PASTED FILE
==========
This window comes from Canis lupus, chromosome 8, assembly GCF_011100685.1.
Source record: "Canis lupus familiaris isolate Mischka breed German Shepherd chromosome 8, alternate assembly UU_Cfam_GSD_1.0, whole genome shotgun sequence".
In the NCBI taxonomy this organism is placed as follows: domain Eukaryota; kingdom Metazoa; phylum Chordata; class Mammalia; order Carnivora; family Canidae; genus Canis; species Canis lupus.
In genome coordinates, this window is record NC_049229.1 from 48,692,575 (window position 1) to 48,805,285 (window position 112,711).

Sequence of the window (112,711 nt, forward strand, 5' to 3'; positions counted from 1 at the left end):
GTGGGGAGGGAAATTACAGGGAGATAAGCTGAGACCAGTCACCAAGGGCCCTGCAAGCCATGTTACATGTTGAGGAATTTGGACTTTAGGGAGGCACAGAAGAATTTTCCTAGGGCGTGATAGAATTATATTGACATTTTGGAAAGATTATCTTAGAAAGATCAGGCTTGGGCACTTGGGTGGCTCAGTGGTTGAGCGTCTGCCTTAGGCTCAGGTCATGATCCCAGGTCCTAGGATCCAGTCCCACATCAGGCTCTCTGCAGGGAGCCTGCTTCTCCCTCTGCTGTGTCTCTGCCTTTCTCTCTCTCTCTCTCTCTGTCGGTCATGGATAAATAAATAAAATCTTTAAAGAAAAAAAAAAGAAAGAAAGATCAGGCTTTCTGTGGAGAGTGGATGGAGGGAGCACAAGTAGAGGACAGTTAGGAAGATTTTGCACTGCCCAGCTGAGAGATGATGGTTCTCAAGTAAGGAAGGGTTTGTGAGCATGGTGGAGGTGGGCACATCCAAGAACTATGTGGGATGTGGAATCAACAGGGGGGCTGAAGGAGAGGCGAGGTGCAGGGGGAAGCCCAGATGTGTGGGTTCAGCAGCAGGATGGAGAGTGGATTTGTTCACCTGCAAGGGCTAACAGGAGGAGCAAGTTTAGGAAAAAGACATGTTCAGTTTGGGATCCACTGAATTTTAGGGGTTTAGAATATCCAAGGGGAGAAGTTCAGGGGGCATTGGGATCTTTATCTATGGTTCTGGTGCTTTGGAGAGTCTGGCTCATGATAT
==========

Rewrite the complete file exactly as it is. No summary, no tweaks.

This window comes from Canis lupus, chromosome 8, assembly GCF_011100685.1.
Source record: "Canis lupus familiaris isolate Mischka breed German Shepherd chromosome 8, alternate assembly UU_Cfam_GSD_1.0, whole genome shotgun sequence".
In the NCBI taxonomy this organism is placed as follows: domain Eukaryota; kingdom Metazoa; phylum Chordata; class Mammalia; order Carnivora; family Canidae; genus Canis; species Canis lupus.
In genome coordinates, this window is record NC_049229.1 from 48,692,575 (window position 1) to 48,805,285 (window position 112,711).

Sequence of the window (112,711 nt, forward strand, 5' to 3'; positions counted from 1 at the left end):
GTGGGGAGGGAAATTACAGGGAGATAAGCTGAGACCAGTCACCAAGGGCCCTGCAAGCCATGTTACATGTTGAGGAATTTGGACTTTAGGGAGGCACAGAAGAATTTTCCTAGGGCGTGATAGAATTATATTGACATTTTGGAAAGATTATCTTAGAAAGATCAGGCTTGGGCACTTGGGTGGCTCAGTGGTTGAGCGTCTGCCTTAGGCTCAGGTCATGATCCCAGGTCCTAGGATCCAGTCCCACATCAGGCTCTCTGCAGGGAGCCTGCTTCTCCCTCTGCTGTGTCTCTGCCTTTCTCTCTCTCTCTCTCTCTGTCGGTCATGGATAAATAAATAAAATCTTTAAAGAAAAAAAAAAGAAAGAAAGATCAGGCTTTCTGTGGAGAGTGGATGGAGGGAGCACAAGTAGAGGACAGTTAGGAAGATTTTGCACTGCCCAGCTGAGAGATGATGGTTCTCAAGTAAGGAAGGGTTTGTGAGCATGGTGGAGGTGGGCACATCCAAGAACTATGTGGGATGTGGAATCAACAGGGGGGCTGAAGGAGAGGCGAGGTGCAGGGGGAAGCCCAGATGTGTGGGTTCAGCAGCAGGATGGAGAGTGGATTTGTTCACCTGCAAGGGCTAACAGGAGGAGCAAGTTTAGGAAAAAGACATGTTCAGTTTGGGATCCACTGAATTTTAGGGGTTTAGAATATCCAAGGGGAGAAGTTCAGGGGGCATTGGGATCTTTATCTATGGTTCTGGTGCTTTGGAGAGTCTGGCTCATGATAT